CAM Investment Grade Weekly Insights
CAM Investment Grade Weekly
The investment grade credit markets look to finish the week marginally tighter. After opening the week at 123, the OAS on the corporate index closed on Thursday at 121, near the YTD low of 120. The 10yr Treasury is 4 basis points lower on the week as we go to print and it is 15 basis points lower than where it closed on the first trading day of March.
It was yet another solid week of issuance as IG firms issued just over $25bln in new corporate debt during the week. New issue concessions remain razor thin and in some cases turned negative as investors “pay up” for the liquidity that it is afforded by the availability of new debt. At the midpoint of the month, $64bln in new debt has been issued which brings the YTD tally to $268.498bln according to data compiled by Bloomberg.
According to Wells Fargo, IG fund flows during the week of March 7-March 13 were +$4.9 billion. This brings YTD IG fund flows to +$49.968bln. 2019 flows to this juncture are up 1.39% relative to 2018.
(WSJ) $10 Billion Corporate Debt Sale Highlights Credit Market’s Recovery
- The world’s largest maker of automotive batteries is set to sell more than $10 billion worth of speculative-grade debt Friday to fund its purchase by an investor-group led by Brookfield Business Partners LP, underscoring the recent resurgence in demand for low-rated bonds and loans.
- Power Solutions, the automotive-battery business currently owned by Johnson Controls International, is poised to sell roughly $3.7 billion worth of secured and unsecured bonds, denominated in both dollars and euros, along with around $6.5 billion in loans, also split between euro and U.S. dollar tranches.
- The long-anticipated sale is on track to be relatively easy for a large group of underwriting banks, as investors have eagerly embraced what many see as a stable business that is able to shoulder the large amount of debt being placed on it.
- The expected completion of the Power Solutions deal is a testament to the improved tone in high-yield debt markets, several investors said. Though fears of an economic slowdown led to a sharp decline in bond and loan sales in the final months of 2018, issuance picked up in the middle of January and has been fairly steady since then.
- Through Wednesday, businesses had sold a total of $106.9 billion of speculative-grade bonds and loans this year, according to LCD, a unit of S&P Global Market Intelligence. That is down from $162 billion in the same period last year.
- Some investors cautioned that the likely success of the Power Solutions deal doesn’t necessarily mean other businesses will find it as easy to sell such a large amount of debt in the current market. Even using conservative assumptions, analysts expect the company should be able to generate ample free cash flow in the coming years. Its secured bonds and loans, in particular, appealed to investors who have been eager to buy debt at the higher end of the speculative-grade ratings scale.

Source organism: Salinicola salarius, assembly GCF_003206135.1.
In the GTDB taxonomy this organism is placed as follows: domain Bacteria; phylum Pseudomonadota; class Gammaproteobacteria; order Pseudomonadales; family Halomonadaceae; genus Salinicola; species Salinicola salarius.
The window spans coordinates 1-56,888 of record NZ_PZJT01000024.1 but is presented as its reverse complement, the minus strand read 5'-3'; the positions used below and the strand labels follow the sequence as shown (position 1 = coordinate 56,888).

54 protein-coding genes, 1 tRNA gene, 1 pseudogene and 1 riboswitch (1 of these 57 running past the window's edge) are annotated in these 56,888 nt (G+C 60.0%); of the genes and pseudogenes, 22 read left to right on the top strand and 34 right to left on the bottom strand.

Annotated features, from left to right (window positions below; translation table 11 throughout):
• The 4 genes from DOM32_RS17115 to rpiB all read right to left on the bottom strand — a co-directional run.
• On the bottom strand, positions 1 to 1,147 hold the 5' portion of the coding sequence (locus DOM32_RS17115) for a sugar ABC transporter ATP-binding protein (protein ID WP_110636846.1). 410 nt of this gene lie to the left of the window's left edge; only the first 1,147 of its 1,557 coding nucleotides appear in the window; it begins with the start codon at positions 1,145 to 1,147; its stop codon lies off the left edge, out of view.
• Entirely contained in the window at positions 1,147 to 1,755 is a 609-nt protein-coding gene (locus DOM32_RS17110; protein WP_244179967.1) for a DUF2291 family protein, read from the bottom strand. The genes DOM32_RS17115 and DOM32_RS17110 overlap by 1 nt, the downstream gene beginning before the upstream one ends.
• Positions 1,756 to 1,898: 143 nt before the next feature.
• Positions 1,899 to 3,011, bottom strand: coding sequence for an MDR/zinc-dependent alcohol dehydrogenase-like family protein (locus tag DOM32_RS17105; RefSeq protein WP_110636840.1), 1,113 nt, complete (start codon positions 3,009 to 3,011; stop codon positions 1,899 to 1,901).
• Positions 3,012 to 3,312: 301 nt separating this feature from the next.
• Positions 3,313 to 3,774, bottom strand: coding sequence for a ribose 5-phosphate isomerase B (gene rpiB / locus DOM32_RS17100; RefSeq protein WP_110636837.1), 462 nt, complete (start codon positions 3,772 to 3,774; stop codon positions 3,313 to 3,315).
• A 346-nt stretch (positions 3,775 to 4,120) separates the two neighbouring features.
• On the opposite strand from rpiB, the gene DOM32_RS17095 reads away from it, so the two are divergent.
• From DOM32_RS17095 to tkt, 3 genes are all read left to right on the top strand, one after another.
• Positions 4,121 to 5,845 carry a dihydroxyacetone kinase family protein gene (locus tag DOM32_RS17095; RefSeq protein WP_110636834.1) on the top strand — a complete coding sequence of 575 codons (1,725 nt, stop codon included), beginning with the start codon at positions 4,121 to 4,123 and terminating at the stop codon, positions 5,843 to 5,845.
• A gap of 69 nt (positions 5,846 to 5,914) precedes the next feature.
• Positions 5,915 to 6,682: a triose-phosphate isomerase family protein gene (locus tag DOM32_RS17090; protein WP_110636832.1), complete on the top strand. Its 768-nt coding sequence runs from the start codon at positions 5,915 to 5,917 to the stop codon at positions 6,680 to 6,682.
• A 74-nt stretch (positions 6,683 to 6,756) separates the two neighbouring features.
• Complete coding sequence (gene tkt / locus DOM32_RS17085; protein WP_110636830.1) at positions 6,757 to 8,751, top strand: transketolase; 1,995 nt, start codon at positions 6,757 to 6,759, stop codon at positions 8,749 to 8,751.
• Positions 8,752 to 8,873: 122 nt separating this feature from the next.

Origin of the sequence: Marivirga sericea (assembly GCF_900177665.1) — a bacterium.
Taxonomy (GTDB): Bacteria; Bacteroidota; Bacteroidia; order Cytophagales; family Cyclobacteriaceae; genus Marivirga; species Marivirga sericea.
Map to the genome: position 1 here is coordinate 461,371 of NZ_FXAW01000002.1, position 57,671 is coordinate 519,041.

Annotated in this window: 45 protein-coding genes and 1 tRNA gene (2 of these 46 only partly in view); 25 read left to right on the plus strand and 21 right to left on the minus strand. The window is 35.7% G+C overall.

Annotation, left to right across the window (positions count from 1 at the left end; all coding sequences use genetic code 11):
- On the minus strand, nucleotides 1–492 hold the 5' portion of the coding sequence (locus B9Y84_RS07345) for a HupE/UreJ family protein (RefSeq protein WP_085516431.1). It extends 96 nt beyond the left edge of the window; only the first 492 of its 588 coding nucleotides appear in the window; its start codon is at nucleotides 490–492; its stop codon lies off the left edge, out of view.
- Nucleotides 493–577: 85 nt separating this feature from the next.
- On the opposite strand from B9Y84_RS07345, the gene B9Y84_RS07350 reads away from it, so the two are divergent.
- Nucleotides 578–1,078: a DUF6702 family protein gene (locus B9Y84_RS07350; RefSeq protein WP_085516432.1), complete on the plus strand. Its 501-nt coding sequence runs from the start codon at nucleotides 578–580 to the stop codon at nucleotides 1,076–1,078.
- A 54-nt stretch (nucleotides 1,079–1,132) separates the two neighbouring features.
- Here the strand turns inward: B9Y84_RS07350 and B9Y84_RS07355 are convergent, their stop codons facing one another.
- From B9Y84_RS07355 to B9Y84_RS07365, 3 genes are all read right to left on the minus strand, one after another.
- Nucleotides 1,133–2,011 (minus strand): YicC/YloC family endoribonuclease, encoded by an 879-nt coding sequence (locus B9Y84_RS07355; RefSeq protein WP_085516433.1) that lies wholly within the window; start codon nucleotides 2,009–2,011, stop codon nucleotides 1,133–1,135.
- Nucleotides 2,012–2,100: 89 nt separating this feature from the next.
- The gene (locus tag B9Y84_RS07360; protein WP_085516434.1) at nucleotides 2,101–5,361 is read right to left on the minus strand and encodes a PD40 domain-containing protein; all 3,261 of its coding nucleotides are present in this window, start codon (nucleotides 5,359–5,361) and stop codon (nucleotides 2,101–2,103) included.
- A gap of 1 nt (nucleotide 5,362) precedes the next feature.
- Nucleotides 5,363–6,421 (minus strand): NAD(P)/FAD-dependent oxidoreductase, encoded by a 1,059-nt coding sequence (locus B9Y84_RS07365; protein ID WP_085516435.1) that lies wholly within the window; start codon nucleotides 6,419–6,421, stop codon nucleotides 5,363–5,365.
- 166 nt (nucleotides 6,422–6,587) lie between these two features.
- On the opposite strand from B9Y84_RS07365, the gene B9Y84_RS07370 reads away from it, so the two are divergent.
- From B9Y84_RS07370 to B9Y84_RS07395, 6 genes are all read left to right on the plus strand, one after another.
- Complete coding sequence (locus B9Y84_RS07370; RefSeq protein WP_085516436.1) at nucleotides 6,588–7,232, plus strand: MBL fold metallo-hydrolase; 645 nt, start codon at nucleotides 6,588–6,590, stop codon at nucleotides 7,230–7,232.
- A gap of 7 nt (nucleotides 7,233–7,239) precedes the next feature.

- Not everything about the deal pleased investors. Prospective buyers were able to make some changes to the package of investor protections, known as covenants, an unusual outcome for such an in-demand deal. Yet the result, some said, still gives the company’s owners plenty of room to pay themselves dividends and remove collateral from the business, in keeping with the long-term trend toward weaker covenants.
(Bloomberg) U.S. Junk Bonds May Be Signaling That It’s Time to Be Cautious
- There are early signs that it’s time to be cautious now in U.S. junk bonds.
- Investors seem reluctant to buy the weakest high-yield corporate securities, a potential signal of trouble ahead, according to Citigroup Inc. strategists. Ratings firms are downgrading speculative-grade companies at the fastest rate relative to upgrades since the start of 2016, according to data compiled by Bloomberg. And to sell their bonds, a handful of issuers including Scientific Games International Inc. have had to pay higher yields this month than dealers had expected.
- For now, many investors are shrugging off those concerns. Junk bonds have reached record highs this year and are the best performing U.S. fixed-income sector, gaining more than 6.4 percent through Wednesday. A Bank of America Corp. survey of U.S. credit-fund managers found the lowest level of alarm about high-yield and investment-grade corporate bonds since 2014.
- A handful of companies including Arrow Bidco LLC and Community Health Systems Inc. are feeling the impact of those concerns. The borrowers had to pay more than dealers expected to entice investors to buy bonds in recent weeks.
- There are other reasons for investors to be cautious now. Economists surveyed by Bloomberg expect growth to slow in the U.S. over the next three years. U.S. corporate earnings growth could come under pressure as tax benefits subside, which should reset junk bond prices and generate “meaningful” negative excess returns in the coming weeks and months, Bank of America said. Corporate bankruptcy filings in the U.S. have jumped, according to a Bloomberg index.
- Warning signs aren’t limited to the U.S. The European Central Bank has slashed its economic expansion forecasts for the region, China has lowered its goal for economic growth, and an increasing number of corporate borrowers there are struggling to repay debt obligations.
- There are still positives for corporate-debt investors. More companies have been getting upgraded to investment grade than getting cut to junk, a trend that’s expected to continue this year, according to Barclays Plc strategists led by Bradley Rogoff. The highest ratings tier now makes up almost 46 percent of the overall junk market, near an all-time high. The size of the junk bond market has been shrinking for more than a year, in part because companies have borrowed more in the loan market, making the securities scarcer. And default rates remain low, although they are rising.